Harvard University is routinely ranked as the best university in the world. Of the many factors that earn the prestigious Ivy League institution such an accolade, its museums are certainly one of the more important ones.
Students at Harvard University must wander around campus safe in the knowledge that they have some of the best research facilities in the world at their disposal. Not to mention having Harvard on their résumés. For everyone else the university represents the elite. However this kind of elite does not mean inaccessible or lofty, because the brilliant system of museums operated by Harvard act as a bridge between students and the public in the interests of opening up education and knowledge to the world.
Many of the museums in and around the Cambridge, Massachusetts campus (and some Harvard museums a little further afield) double up as research facilities. The diverse range covers many branches of the arts and sciences and while some museums may seem somewhat esoteric in nature, each one presents to the public knowledge and understanding at the forefront of global research in their respective fields. Here are some of the best from a phenomenal bunch.
The Peabody Museum of Archaeology and Ethnology
One of the oldest anthropological museums in the Americas, the Peabody offers a remarkable insight into the lives of Native Americans and other indigenous cultures. Some of the permanent collections on display include Wiyohpiyata: Lakota Images of the Contested West – a series of significant drawings by at least five Lakota Sioux warriors, found in a ledger on the battlefield in the aftermath of Little Big Horn. A Chicago Tribune reporter acquired the ledger from one of Custer’s men, and it later ended up at Harvard’s Houghton Library. The drawings offer an invaluable insight into Lakota warrior culture. Speaking of battles, Arts of War: Artistry in Weapons Across Cultures is an exhibition exploring the rationale behind creation of intricate and beautiful designs on weaponry, which is crafted with the express intent to extinguish life. Temporary exhibitions, such as In Fine Feather, showcasing the use of bird plumage to enrich clothing and other objects, also help showcase the vast depth of Peabody’s collection. Buying a ticket to the Peabody also means you have free entry to Harvard Museum of Natural History.
11 Divinity Avenue, Cambridge
The Peabody is open from 9am-5pm seven days a week
Harvard Museum of Natural History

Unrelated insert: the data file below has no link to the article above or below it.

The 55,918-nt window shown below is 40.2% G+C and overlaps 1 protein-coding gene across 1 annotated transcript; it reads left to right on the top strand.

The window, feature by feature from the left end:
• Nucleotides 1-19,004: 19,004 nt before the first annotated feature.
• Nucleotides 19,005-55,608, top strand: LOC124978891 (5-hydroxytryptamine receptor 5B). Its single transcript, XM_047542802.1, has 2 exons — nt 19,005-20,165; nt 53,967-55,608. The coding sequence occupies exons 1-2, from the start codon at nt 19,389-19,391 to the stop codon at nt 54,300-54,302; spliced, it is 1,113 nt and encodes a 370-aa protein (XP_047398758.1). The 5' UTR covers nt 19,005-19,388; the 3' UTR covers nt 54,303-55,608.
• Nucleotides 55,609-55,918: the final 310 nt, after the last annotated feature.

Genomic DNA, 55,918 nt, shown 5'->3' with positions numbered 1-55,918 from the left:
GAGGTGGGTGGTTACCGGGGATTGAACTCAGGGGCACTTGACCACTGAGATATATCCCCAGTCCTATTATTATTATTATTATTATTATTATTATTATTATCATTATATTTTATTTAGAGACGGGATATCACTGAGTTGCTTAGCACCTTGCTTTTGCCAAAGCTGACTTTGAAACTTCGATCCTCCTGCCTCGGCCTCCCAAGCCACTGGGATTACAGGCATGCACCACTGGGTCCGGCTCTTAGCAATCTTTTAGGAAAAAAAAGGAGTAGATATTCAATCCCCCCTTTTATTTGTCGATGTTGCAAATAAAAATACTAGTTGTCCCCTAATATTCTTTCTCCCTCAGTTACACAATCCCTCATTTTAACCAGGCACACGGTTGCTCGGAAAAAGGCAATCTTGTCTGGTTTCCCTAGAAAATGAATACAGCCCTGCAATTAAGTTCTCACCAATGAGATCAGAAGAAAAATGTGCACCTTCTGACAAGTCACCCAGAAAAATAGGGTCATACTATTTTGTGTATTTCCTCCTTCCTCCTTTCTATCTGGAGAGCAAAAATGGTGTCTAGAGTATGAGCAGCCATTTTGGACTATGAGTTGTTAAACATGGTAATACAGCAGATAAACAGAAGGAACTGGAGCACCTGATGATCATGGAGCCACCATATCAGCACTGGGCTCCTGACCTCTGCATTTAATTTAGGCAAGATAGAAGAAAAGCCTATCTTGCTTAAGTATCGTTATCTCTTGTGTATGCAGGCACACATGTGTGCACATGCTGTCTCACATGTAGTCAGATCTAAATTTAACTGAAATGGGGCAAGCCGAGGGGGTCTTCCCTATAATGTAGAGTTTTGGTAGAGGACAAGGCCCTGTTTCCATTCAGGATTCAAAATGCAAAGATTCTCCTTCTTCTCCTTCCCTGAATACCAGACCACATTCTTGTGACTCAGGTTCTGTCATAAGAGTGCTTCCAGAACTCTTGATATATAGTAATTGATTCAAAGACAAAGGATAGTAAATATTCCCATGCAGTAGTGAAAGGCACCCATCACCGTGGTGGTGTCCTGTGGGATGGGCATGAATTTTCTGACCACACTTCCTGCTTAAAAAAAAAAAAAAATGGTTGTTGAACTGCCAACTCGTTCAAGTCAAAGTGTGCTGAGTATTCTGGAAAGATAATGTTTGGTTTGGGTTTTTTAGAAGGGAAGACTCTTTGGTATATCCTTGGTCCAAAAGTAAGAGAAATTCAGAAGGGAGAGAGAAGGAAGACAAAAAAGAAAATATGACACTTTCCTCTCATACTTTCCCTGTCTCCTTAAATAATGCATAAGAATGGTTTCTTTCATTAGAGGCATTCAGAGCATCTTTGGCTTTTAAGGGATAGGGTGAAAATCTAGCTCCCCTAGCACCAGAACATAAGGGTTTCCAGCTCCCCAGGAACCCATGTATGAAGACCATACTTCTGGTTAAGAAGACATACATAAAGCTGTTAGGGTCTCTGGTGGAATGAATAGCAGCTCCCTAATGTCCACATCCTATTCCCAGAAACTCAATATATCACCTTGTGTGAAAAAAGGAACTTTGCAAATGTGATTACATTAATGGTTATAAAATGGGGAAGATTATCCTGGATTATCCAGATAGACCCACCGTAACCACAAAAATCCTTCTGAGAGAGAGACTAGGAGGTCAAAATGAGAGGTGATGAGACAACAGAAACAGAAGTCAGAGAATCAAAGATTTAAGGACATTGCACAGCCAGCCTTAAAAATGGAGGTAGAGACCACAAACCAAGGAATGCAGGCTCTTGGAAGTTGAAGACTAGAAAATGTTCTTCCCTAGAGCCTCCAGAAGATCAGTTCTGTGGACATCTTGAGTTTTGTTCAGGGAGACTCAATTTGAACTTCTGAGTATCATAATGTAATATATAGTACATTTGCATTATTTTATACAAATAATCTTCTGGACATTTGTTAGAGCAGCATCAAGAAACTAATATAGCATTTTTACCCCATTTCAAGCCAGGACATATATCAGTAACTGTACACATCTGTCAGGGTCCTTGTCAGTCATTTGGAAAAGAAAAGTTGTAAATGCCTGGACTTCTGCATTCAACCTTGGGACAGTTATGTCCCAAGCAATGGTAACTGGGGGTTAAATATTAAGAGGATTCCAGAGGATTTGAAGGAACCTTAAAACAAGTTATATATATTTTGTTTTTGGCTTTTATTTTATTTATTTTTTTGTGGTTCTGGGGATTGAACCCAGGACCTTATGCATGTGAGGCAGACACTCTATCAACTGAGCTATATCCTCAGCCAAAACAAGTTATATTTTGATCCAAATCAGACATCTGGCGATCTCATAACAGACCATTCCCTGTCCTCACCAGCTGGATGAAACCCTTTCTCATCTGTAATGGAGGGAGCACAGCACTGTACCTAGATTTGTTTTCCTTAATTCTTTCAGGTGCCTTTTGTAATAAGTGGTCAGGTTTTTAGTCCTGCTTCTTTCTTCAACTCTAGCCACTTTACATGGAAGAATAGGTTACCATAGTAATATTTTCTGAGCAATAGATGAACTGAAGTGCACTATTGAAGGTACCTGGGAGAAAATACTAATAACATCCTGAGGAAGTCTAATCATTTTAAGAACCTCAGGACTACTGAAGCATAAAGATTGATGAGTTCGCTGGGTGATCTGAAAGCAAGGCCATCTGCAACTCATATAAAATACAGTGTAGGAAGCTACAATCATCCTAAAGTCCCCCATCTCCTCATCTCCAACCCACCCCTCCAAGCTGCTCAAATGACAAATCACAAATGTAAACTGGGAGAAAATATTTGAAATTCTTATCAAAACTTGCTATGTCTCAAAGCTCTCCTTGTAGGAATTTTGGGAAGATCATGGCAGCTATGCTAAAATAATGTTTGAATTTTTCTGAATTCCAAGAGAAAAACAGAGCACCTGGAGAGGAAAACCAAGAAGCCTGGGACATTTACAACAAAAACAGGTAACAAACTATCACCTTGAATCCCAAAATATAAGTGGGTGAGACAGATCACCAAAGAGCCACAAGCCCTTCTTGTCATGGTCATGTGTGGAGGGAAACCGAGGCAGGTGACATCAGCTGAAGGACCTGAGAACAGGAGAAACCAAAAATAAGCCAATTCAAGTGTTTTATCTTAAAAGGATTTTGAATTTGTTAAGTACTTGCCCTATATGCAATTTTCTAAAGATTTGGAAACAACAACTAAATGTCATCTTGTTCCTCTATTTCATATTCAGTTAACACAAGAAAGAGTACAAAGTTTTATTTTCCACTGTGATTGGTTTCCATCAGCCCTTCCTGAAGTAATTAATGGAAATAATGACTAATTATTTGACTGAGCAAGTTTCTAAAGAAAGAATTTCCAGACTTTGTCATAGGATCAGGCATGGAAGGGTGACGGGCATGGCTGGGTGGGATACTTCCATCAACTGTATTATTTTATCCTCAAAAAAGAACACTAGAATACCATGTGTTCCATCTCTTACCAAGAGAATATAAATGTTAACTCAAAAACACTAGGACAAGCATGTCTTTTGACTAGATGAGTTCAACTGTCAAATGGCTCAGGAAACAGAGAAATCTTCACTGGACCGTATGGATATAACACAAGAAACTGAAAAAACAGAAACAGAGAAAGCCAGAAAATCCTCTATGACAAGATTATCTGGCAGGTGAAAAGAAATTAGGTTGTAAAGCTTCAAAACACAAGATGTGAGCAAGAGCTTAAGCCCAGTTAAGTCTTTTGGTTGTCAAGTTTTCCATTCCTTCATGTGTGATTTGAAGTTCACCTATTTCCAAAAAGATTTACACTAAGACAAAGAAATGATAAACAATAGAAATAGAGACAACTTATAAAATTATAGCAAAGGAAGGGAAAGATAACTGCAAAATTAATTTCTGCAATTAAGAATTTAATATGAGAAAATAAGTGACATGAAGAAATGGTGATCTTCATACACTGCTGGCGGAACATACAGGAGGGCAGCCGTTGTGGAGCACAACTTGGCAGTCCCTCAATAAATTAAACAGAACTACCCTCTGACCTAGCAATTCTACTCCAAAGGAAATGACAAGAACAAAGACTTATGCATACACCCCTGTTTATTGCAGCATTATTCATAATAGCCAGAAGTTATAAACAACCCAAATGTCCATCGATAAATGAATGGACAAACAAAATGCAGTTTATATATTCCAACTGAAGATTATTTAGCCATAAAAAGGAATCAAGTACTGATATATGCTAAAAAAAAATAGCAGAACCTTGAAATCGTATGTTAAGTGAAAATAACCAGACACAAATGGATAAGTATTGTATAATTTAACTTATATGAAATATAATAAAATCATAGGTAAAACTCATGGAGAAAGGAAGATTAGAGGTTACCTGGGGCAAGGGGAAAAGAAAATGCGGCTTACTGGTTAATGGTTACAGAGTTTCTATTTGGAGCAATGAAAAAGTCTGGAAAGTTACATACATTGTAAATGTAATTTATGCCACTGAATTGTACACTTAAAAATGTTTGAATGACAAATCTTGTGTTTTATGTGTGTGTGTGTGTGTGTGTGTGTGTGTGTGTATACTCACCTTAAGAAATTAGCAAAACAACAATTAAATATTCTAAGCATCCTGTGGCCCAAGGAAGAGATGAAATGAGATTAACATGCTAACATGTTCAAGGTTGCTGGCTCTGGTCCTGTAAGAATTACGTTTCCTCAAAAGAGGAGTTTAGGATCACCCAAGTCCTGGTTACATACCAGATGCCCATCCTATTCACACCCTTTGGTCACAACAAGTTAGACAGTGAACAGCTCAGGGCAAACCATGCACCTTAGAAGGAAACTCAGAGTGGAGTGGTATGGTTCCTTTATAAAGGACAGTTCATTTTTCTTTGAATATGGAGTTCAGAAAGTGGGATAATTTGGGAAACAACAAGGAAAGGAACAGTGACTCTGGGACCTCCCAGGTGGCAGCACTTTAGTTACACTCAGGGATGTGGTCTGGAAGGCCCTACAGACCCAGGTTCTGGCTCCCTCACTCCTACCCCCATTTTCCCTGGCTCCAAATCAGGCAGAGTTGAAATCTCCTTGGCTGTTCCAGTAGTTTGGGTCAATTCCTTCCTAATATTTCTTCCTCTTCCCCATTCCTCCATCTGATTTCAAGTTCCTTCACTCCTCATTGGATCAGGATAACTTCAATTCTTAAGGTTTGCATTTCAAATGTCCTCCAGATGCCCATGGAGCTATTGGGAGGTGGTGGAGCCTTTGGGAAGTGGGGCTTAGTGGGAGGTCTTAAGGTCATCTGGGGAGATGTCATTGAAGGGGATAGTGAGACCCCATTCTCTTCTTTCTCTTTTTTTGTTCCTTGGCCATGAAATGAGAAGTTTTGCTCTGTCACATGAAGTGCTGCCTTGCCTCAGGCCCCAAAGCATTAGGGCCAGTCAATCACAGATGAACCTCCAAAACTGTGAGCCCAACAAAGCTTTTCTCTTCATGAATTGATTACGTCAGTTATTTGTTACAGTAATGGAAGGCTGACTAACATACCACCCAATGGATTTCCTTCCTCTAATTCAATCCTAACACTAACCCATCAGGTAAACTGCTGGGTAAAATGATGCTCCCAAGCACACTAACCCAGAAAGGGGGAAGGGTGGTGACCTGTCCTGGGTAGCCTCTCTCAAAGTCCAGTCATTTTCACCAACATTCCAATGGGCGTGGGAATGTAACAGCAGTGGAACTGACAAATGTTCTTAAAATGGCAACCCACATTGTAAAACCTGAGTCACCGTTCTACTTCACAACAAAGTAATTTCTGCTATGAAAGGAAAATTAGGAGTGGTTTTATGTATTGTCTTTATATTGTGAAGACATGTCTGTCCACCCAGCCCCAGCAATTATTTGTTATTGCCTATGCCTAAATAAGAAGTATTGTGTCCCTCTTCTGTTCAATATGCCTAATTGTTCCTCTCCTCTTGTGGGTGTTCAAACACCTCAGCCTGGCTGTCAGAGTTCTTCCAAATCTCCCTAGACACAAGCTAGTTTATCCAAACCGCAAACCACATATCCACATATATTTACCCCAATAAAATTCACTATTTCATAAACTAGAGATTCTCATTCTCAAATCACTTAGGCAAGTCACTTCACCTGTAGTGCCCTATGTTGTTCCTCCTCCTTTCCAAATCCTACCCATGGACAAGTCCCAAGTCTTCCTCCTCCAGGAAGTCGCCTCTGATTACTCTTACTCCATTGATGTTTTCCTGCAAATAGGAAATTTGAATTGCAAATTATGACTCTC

Celebrating the complexity and variety of life on Earth, Harvard’s Natural History museum is an elegy to the mammals, birds, plants and marine life native to the region. The cornucopia of flora and fauna from land and sea, both past and present is laid out over a number of exhibits. Among them, the Glass Flowers exhibit, reopening in May, displays roughly 3,000 hand-crafted glass flowers that are every bit as delicate and nuanced as their real-life counterparts. Newly opened Putnam Family Gallery plays host to Marine Life, an exhibition detailing the thrilling diversity of New England’s coastal waters. In addition there are sections displaying dinosaur fossils, birds of the world and evolutionary history to name just a few.
26 Oxford Street, Cambridge
Harvard Museum of Natural History is open from 9am-5pm seven days a week
Fisher Museum and the Harvard Forest
One of the best examples of Harvard’s active combination of research and education can be witnessed at Harvard Forest. Ongoing research, such as the comprehensive study of the hemlock woolly adelgid, an insect responsible for the deaths of New England’s hemlock trees, takes place in this forest, through which a number of public trails run. The French Road trail, for example, is a 2.5 mile loop that passes a number of sites where active research is taking place. A map of roads and trails can be picked up at Fisher Museum, which houses 23 beautiful dioramas depicting the conservation and management history of forests in the region. The museum will be closed during the winter of 2016-2017 for renovation.
324 N Main St, Athol, MA 01331
The Fisher Museum is open 9am-4pm Mon-Fri, 12pm-4pm Sat & Sun (Weekends from May-Oct)
Carpenter Center for the Visual Arts
Commissioning new work and exhibiting it alongside existing works of art and design is the ongoing mission statement of Carpenter Center for the Visual Arts (CCVA). The center is a brilliant space – surprisingly the only Le Corbusier designed building in North America – where artists are nurtured in their work by encouraging engagement with outside audiences. Residence programs allow artists to exhibit their work, and performances, screenings and gatherings also provide platforms aimed at bringing people together to explore new creative avenues. Exhibitions at CCVA’s galleries change on a regular basis. Currently Fabricated, Normally, a group senior thesis exhibition, aims to collectively explore the dichotomy of modern culture. What is real? What is fabricated? It promises to be an engaging and thought-provoking experience.
24 Quincy Street, Cambridge
CCVA’s galleries are open 12pm-7pm Weds-Sun
Harvard Art Museums
Originally three separate museums that were recently combined under a single Renzo Piano roof, Harvard Art Museums cover a broad gamut of art history. The museums have long worked hard to increase the appreciation and understanding of art at home and abroad. It was only a matter of time until they were united. The Fogg Museum houses Western paintings, photography sculpture and drawings. Busch-Reisinger hones it focus on central and northern European art, with emphasis on German-speaking nations. Arthur M. Sackler Museum looks east, dedicating itself to art from Asia, and the Middle East plus regions of the Mediterranean. The six-year renovation provided more gallery space, allowing the museums to broaden their scope further still.
32 Quincy Street, Cambridge
Harvard Art Museums are open 10am-5pm seven days a week